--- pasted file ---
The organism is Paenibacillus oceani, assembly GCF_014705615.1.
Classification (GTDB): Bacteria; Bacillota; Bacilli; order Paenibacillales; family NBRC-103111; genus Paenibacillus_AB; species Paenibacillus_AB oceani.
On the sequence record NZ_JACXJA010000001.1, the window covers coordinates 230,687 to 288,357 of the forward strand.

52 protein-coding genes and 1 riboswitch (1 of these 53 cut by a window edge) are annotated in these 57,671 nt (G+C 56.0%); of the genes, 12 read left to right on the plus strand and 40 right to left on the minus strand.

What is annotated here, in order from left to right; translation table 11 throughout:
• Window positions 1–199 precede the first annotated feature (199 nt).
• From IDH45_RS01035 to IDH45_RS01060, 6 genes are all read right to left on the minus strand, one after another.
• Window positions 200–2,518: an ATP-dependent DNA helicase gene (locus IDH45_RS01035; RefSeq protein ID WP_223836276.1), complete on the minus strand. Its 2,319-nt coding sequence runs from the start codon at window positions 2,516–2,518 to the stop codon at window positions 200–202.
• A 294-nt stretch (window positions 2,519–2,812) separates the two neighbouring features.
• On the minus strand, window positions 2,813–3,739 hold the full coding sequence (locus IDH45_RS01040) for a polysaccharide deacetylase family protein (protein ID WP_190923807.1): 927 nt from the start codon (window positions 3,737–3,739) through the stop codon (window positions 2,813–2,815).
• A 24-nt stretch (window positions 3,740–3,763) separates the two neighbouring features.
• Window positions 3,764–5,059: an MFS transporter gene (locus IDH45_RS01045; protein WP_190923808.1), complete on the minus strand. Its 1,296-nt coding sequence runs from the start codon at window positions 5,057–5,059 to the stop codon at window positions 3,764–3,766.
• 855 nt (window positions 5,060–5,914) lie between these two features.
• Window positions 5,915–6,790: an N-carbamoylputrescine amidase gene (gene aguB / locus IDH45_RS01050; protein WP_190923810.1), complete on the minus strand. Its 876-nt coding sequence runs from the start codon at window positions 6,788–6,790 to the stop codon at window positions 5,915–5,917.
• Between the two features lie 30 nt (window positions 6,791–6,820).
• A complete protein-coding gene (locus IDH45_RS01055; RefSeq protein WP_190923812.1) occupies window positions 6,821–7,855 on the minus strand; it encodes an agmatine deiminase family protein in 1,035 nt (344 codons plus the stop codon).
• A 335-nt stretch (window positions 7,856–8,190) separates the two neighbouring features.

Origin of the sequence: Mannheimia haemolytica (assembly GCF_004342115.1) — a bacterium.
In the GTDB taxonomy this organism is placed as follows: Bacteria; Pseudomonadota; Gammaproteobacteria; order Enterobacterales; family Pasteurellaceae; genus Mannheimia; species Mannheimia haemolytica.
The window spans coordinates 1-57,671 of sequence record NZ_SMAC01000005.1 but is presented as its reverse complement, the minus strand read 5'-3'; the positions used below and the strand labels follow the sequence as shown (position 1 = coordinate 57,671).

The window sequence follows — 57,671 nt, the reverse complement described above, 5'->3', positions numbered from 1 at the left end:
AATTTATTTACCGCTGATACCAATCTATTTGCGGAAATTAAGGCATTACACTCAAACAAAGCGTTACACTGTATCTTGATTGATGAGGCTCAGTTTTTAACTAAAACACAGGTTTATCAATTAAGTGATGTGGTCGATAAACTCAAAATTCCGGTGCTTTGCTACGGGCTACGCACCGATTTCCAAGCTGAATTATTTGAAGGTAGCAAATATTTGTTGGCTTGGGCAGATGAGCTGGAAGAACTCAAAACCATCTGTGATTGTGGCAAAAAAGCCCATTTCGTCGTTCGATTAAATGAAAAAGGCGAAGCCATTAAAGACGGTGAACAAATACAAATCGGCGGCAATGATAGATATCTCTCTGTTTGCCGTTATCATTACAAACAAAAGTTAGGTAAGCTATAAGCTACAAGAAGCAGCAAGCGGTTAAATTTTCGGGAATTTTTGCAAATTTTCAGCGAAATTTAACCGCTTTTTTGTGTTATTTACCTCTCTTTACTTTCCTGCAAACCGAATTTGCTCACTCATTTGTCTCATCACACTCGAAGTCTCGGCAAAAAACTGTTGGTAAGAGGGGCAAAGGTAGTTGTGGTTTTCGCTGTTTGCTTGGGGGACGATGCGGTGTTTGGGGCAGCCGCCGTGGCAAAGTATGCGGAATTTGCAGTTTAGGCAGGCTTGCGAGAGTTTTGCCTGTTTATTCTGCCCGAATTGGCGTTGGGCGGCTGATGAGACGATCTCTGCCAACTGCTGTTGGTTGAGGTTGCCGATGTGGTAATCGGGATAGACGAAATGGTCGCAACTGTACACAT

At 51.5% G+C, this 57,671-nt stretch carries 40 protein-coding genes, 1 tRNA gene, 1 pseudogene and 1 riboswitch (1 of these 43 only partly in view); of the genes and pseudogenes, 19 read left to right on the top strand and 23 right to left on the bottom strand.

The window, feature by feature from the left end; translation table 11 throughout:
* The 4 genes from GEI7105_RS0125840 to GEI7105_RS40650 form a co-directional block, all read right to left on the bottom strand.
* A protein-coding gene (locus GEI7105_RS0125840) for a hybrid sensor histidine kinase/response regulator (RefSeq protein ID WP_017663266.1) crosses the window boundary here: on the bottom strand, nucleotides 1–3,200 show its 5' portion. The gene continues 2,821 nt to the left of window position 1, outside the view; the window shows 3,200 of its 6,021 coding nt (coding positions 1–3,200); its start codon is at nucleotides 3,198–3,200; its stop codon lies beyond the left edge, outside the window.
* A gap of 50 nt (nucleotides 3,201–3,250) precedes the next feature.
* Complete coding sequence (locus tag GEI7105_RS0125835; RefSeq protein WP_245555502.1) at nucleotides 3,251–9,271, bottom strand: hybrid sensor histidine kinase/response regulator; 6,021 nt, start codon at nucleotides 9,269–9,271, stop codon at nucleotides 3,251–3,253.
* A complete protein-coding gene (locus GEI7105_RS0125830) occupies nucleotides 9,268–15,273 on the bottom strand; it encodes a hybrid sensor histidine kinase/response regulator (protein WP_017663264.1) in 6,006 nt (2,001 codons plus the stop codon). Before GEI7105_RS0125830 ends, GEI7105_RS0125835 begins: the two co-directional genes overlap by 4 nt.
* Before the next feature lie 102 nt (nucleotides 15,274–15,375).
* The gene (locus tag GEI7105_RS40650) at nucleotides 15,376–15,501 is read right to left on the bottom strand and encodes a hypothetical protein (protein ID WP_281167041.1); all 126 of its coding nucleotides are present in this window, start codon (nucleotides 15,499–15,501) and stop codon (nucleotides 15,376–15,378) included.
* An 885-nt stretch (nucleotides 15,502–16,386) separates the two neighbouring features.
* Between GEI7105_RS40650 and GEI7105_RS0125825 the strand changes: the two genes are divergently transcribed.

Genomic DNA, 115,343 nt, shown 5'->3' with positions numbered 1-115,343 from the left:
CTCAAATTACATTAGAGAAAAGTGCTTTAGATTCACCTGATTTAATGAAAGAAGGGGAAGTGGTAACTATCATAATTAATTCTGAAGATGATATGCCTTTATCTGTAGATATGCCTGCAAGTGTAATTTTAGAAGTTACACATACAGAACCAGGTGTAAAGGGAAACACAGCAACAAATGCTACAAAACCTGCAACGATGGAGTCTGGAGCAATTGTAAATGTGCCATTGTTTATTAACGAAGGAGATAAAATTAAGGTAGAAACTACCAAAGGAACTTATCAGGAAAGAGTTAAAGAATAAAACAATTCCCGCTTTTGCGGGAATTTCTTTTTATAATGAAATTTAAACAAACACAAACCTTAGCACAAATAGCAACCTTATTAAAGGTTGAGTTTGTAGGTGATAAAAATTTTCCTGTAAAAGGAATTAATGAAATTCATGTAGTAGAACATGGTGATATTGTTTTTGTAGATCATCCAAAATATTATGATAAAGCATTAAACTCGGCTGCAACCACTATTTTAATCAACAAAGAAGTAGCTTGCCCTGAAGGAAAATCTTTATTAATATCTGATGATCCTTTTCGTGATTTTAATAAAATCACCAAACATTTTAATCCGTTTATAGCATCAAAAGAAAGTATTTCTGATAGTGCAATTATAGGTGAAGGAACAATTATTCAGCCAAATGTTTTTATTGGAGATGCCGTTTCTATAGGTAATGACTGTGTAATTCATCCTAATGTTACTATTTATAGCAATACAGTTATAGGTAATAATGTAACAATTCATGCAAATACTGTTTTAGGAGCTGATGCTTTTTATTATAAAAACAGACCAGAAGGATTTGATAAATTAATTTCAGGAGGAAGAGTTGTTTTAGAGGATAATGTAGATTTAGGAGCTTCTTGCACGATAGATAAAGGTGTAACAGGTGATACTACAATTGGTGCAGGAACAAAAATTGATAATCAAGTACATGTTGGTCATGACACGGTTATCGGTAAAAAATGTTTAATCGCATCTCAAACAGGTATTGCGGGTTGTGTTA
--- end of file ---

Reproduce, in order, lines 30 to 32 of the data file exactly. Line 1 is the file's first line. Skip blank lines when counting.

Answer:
* Before the next feature lie 102 nt (nucleotides 15,274–15,375).
* The gene (locus tag GEI7105_RS40650) at nucleotides 15,376–15,501 is read right to left on the bottom strand and encodes a hypothetical protein (protein ID WP_281167041.1); all 126 of its coding nucleotides are present in this window, start codon (nucleotides 15,499–15,501) and stop codon (nucleotides 15,376–15,378) included.
* An 885-nt stretch (nucleotides 15,502–16,386) separates the two neighbouring features.